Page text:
A prominent conservative Christian advocacy organization is denouncing efforts by several Democrats in the U.S. Congress to have the Internal Revenue Service investigate the organization's official designation as an "association of churches."
The Family Research Council, a socially conservative organization based in Washington, D.C., has recently garnered controversy for having the IRS grant it the status of an "association of churches."
Democratic representatives sent a letter on Monday to U.S. Treasury Secretary Janet Yellen and IRS Commissioner Charles P. Rettig. The letter came in response to a report published by ProPublica last month, which found that FRC filed an application with the IRS seeking reclassification as an "association of churches" in 2020. The IRS under the Trump administration approved the reclassification that summer.
FRC President Tony Perkins defended the new designation in a statement emailed to The Christian Post on Thursday, noting that the organization had changed its designation previously in 2005.
"In 2005, FRC shifted its 501(c)(3) status from an education non-profit to a religious non-profit. This change was made to reflect our mission," Perkins stated.
"Additionally, this change was required so that we could be an organization that has a statement of faith, and has the ability to hire people and pursue our mission in accordance with our faith and not be imposed upon by regulations from the local government."
According to Perkins, FRC "applied for an IRS designation as an association of churches" because it "more accurately reflects our expanding ministry work."
"Based upon a lengthy application process and audit of our activities, the IRS granted our status as an association of churches," he added.
Perkins denounced the recent effort by 40 Democrat members of the U.S. House of Representatives to have FRC's status reviewed, saying in the statement that they "continue in their efforts to weaponize the IRS and the government against Christian organizations like Family Research Council with whom they disagree."
"This is an egregious abuse of power," he asserted. "The Democratic Party's attempts to silence religious organizations, with whom they disagree, will not stop with FRC."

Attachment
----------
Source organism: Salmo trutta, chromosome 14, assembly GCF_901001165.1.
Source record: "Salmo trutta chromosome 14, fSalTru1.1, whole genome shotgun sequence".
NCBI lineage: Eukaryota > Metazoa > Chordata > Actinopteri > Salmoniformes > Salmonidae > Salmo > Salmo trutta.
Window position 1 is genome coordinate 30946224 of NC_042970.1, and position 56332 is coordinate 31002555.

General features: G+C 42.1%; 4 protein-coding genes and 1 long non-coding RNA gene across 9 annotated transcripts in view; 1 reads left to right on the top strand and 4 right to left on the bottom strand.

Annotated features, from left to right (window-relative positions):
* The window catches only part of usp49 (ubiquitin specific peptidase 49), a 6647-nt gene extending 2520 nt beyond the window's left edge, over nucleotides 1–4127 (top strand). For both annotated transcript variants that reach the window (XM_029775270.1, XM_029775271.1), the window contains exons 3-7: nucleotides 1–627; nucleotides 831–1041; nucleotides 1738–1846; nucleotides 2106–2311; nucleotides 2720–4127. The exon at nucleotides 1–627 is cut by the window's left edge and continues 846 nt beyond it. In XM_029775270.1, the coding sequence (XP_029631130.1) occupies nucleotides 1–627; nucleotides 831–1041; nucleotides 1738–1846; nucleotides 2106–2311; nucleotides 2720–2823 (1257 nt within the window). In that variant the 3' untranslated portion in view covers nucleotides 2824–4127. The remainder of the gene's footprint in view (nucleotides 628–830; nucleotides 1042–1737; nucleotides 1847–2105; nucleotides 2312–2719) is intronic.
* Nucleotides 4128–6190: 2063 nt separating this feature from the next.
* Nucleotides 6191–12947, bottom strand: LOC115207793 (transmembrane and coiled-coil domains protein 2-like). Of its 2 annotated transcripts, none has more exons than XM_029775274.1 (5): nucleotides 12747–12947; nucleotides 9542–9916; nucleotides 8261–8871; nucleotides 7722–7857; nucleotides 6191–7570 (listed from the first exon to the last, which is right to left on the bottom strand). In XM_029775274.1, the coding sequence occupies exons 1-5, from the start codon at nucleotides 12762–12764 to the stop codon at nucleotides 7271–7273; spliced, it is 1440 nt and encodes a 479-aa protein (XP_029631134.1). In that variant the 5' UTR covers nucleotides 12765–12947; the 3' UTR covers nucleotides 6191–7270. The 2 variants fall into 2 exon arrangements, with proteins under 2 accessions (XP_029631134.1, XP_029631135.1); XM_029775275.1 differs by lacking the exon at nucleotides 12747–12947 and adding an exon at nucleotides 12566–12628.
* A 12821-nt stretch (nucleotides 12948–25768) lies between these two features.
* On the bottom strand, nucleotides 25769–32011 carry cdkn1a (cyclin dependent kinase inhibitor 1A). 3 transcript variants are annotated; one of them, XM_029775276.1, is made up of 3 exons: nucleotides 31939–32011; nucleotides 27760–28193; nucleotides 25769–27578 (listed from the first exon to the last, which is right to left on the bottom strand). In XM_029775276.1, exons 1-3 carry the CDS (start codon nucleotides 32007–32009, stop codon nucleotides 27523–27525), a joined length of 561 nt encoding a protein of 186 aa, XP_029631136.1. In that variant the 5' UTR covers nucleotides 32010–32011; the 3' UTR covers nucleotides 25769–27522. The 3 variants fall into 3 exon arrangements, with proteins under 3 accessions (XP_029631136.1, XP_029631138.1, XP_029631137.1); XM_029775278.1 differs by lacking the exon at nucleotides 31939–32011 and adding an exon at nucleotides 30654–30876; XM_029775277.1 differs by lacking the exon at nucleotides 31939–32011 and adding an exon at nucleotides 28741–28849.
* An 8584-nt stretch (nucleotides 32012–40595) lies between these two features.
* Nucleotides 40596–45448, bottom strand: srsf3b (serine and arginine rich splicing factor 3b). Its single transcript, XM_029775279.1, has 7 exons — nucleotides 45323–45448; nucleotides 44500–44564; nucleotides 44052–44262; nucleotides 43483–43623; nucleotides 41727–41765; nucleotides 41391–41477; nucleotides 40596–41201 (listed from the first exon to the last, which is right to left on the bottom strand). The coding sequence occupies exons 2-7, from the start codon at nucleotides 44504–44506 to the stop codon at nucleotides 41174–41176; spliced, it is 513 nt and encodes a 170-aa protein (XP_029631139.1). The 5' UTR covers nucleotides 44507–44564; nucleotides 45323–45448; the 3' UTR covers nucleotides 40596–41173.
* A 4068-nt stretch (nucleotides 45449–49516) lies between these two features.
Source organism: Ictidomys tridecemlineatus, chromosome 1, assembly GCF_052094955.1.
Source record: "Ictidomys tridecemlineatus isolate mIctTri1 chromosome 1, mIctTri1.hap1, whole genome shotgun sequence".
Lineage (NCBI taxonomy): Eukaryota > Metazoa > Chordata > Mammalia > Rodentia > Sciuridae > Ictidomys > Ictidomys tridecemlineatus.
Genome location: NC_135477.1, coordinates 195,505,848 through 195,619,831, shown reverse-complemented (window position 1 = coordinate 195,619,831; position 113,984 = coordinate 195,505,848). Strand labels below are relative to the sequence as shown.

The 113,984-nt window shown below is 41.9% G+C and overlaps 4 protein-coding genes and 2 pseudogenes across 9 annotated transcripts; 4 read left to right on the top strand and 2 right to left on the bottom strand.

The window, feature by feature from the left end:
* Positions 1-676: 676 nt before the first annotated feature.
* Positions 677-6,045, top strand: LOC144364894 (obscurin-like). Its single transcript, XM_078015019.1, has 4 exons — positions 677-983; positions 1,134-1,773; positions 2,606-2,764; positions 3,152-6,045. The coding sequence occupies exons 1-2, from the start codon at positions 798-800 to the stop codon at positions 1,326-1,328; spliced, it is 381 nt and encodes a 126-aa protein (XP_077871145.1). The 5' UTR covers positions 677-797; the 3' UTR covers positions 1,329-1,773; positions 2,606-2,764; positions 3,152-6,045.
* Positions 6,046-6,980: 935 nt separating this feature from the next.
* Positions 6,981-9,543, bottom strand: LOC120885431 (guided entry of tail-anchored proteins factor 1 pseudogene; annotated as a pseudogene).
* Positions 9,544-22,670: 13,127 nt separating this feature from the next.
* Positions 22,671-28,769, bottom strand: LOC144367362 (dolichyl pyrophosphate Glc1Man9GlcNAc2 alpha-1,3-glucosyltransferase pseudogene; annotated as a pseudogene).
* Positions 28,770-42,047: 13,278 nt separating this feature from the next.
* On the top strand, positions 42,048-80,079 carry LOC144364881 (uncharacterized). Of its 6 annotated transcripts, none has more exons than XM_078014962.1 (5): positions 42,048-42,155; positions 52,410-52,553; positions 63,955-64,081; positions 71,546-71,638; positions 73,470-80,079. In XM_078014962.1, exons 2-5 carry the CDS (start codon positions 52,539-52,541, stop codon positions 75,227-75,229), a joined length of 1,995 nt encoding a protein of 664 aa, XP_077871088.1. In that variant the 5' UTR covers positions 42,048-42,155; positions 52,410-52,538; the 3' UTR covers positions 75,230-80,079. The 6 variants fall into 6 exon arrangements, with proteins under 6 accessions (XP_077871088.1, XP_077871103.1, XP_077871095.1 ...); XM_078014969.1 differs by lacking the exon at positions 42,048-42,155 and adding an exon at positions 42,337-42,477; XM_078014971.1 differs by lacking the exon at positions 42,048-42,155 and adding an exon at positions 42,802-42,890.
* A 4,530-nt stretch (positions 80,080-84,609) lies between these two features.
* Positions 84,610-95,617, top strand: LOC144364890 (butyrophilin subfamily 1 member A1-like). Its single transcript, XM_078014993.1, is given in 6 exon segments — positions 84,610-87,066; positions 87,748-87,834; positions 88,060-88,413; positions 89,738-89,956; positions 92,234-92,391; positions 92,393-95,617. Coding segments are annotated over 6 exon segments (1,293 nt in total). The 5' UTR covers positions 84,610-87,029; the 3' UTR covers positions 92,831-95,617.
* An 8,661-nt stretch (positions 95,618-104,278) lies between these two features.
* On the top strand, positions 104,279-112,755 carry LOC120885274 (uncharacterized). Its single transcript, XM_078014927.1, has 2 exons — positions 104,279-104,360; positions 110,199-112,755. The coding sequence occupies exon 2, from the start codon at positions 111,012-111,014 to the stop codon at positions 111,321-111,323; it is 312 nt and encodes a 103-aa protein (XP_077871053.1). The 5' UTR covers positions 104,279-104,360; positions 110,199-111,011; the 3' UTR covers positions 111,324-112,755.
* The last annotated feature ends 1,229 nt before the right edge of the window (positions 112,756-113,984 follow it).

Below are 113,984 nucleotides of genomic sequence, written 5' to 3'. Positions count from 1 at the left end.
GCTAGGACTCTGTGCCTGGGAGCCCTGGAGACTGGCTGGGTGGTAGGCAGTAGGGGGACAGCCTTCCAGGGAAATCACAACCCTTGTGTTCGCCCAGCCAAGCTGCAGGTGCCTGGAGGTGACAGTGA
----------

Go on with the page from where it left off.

"If their targeting of FRC succeeds, they will turn their efforts towards churches that also teach and preach biblical truth," he warned. "This is not speculation. Since September 2019, House Democrats have sought to eliminate the tax exempt status of Christian groups that they deem 'hate groups.'"
The Democratic representatives wrote in their letter that they are concerned with "the Family Research Council's (FRC) tax-exempt status as an 'association of churches.'"
"In addition, we request a review of the existing Internal Revenue Service (IRS) guidance related to political advocacy organizations self-identifying as 'churches' to obtain the status of churches, integrated auxiliaries, and conventions or associations of churches," the letter states.
The letter contends that the FRC's claim of being a church "strains credulity," noting that "they do not hold religious services, do not have a congregation or affiliated congregations, and do not possess many of the other attributes of churches listed by the IRS."
The lawmakers identified FRC as "one example of an alarming pattern in the last decade – rightwing advocacy groups self-identifying as 'churches' and applying for and receiving church status."
"Tax-exempt organizations should not be exploiting tax laws applicable to churches to avoid public accountability and the IRS's examination of their activities," they proclaimed.
Members of Congress who signed the letter included Suzan DelBene of Washington, Jared Huffman of California, Donald Beyer of Virginia, Eleanor Holmes Norton of the District of Columbia, Rashida Tlaib of Michigan, Adam Schiff of California, Debbie Wasserman Schultz of Florida and Rick Larsen of Washington, among others.
In its report, ProPublica cited documents received via the Freedom of Information Act, speculating that the group sought a reclassification to reduce financial accountability.
"Once the IRS blessed it as an association of churches, the FRC was no longer required to file a public tax return, known as a Form 990, revealing key staffer salaries, the names of board members and related organizations, large payments to independent contractors and grants the organization has made," states the report.
"Unlike with other charities, IRS investigators can't initiate an audit on a church unless a high-level Treasury Department official has approved the investigation."
On Form 1023, which organizations seeking classification as an "association of churches" must complete, FRC answered in the affirmative to a series of questions designed to determine whether an organization meets the definition of an "association of churches."
Specifically, the organization maintained that it had a "written creed, statement of faith, or summary of beliefs," "a form of worship," "a formal code of doctrine and discipline" as well as a "distinct religious history."
"FRC conducts regularly scheduled worship services at its headquarters," the form explains. "Local churches who share FRC's Christian beliefs, core values and sense of mission may associate with FRC (and other churches) to jointly pursue their common beliefs and mission."
Stressing that "all FRC partner churches have regularly scheduled worship or prayer services, at least weekly and often more frequently," the document listed the church's shared mission as "to hold all life as sacred, to see families flourish, and to promote religious freedom."